The Editorial Board


Vanessa Andreotti,

  University of British Columbia, Canada


Wayne Au,

University of Washington, Bothell, USA


Stephanie Daza,

Manchester Metropolitan University, UK


Dennis Francis,

University of the Free State, South Africa


Anneli Frelin,

University of Gävle, Sweden


Robert J. Helfenbein,

Loyola University, Maryland, USA


Elizabeth Macedo,

Universidade Estadual do Rio de Janeiro (UERJ), Brazil


Bradley Porfilio,

University of California, East Bay, USA


Kylie Smith,

University of Melbourne, Australia

Editors’ Bios

Walter S. Gershon (Ph.D.) is an Associate Professor in the School of Teaching, Learning & Curriculum Studies at Kent State University where he also serves as Provost Associate Faculty for Diversity, Equity & Inclusion (2014-2016) and as LGBTQ Affiliate Faculty. His scholarship focuses on questions of how educational actors make sense as processes of sensation and signification. These questions are often explored through examinations of the relationship between curriculum and students, the ways in which sociocultural precepts inform educational ecologies, and the qualitative research methodologies utilized to consider such relationships.  

He has served on the leadership and/or program committees of the Curriculum and Pedagogy Group, the American Association for the Advancement of Curriculum Studies, Division B (Curriculum Studies) of the American Educational Research Association (AERA), and is the acting section editor for the Curriculum/Cultural Studies section of the Journal of Curriculum Theorizing. In addition to publishing multiple book chapters and journals including Qualitative Inquiry, Cultural StudiesCritical Methodologies, Critical Studies in Education, and the International Journal of Education & the Arts, Walter is the editor of The Collaborative Turn: Working Together in Qualitative Research (2009, Sense) and a special issue of the Journal of Curriculum Theorizing on Sensual Curriculum (2011). His work in sonic ethnography lead to a sound/installation at the Akron Art Museum (March 17-July 15, 2012) and received recognition from national organizations (American Anthropological Association; AERA). He is the recipient of the 2007 Outstanding Theory Award from the Narrative Research Special Interest Group (SIG) and the 2013 Early Career Award from the Critical Issues in Curriculum and Cultural Studies SIG of the AERA.

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Theodorea Regina Berry, EdD is an Associate Professor at the University of Texas at San Antonio, College of Education and Human Development in the Department of Interdisciplinary Learning and Teaching.  Her scholarship focuses on the lived experiences of women of color as pre-service teachers, in-service teachers, and teacher educators, critical examination of race, ethnicity, and gender for teaching and teacher education, and critical race feminism, and curriculum theory.  

Dr. Berry is the Immediate Past President, Critical Race Studies in Education Association (CRSEA) and Immediate Past Chair, Critical Examination of Race, Ethnicity, Class, and Gender Special Interest Group of the American Educational Research Association (AERA). She currently serves as President for the Georgia Educational Research Association (GERA), Co-Chair, Membership Committee for the American Association for the Advancement of Curriculum Studies (AAACS), Vice-President for the Foundation for Curriculum Theory, and Member-at-Large for the Executive Council of the American Educational Studies Association (AESA).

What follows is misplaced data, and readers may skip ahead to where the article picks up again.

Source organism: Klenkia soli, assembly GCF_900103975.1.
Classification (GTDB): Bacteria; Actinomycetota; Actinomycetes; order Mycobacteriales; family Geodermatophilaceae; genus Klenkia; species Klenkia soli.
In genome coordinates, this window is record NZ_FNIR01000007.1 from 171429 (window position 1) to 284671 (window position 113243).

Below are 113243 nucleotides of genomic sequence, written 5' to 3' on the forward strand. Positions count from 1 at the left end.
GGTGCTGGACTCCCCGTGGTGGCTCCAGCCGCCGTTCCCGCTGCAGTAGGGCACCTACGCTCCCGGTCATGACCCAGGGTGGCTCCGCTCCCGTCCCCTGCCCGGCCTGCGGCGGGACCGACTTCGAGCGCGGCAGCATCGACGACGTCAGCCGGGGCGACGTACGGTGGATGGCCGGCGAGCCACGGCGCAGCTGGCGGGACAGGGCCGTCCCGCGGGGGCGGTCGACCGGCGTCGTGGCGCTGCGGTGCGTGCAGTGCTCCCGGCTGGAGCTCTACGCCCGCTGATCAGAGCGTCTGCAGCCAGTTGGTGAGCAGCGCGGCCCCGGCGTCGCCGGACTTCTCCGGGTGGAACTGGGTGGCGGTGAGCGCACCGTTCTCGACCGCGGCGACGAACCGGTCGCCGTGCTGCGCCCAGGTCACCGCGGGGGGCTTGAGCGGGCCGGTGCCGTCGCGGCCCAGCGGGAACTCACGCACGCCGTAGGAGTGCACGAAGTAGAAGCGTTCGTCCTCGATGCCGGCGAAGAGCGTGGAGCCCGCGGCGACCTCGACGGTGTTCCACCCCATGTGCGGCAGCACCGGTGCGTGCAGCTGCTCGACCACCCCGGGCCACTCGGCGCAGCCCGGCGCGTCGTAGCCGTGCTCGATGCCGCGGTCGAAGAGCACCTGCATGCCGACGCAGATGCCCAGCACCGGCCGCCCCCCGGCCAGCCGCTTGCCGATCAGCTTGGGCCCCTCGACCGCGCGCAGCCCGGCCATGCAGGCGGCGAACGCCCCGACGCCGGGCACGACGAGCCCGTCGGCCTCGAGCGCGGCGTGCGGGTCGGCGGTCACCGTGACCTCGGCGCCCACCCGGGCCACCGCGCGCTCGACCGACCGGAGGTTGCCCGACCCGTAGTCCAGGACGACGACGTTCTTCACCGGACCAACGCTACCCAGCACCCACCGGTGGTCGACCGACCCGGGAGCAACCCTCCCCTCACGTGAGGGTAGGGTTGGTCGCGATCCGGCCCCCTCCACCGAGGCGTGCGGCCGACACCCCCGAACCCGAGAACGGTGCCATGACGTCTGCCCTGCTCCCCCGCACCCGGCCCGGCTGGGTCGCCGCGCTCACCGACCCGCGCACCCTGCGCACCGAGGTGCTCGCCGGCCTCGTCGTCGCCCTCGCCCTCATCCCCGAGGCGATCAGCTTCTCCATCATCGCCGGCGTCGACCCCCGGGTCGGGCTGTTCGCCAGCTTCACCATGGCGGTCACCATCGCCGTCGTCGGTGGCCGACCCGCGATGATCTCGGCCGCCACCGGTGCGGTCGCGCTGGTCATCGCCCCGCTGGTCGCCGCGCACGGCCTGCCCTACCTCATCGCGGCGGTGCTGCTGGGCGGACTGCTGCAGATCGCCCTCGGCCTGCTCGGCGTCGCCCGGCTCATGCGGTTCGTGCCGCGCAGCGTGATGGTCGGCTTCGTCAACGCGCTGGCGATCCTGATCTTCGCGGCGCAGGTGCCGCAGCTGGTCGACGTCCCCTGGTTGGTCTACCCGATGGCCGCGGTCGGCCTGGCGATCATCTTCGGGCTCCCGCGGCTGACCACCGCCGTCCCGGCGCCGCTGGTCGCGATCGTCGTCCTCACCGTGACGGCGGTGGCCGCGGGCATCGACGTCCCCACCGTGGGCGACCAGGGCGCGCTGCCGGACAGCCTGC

Dr. Berry has published several articles and book chapters and is lead editor and contributing author of From Oppression to Grace: Women of Color and their Dilemmas Within the Academy (2006, Stylus Publishing) and editor and contributing author of States of Grace: Counterstories from Women of Color in the Academy (forthcoming, 2015, Peter Lang).  She is also co-editor of The Evolving Significance of Race in Education: Living, Learning, and Teaching (with Sherick Hughes, Peter Lang, 2012) and author of Qualitative Research Methods and Intersectionality of Identity: Knowledge Construction and Transformation at the Crossroads (forthcoming, 2014, Sense Publishers).

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Boni Wozolek is a doctoral candidate in the School of Teaching, Learning and Curriculum Studies at Kent State University.  Her work focuses on questions of social justice, qualitative research methods, teaching practice and the examination of race, gender and sexual orientation in schools.  

In 2012 Boni was the recipient of the James T. Sears award for her paper The Nested Nature of M/othering: Complicating Curriculum Conversations. In addition to her work as a scholar, Boni teaches world language to high school students.  She has served for several years as a Gay-Straight Alliance advisor, facilitating the creation of safe spaces and places for LGBT students in schools.  She also leads inservices in her district for K-12 educators that aim to foster conversations about student marginalization and supporting ideas and ideals of equity and access for all students.



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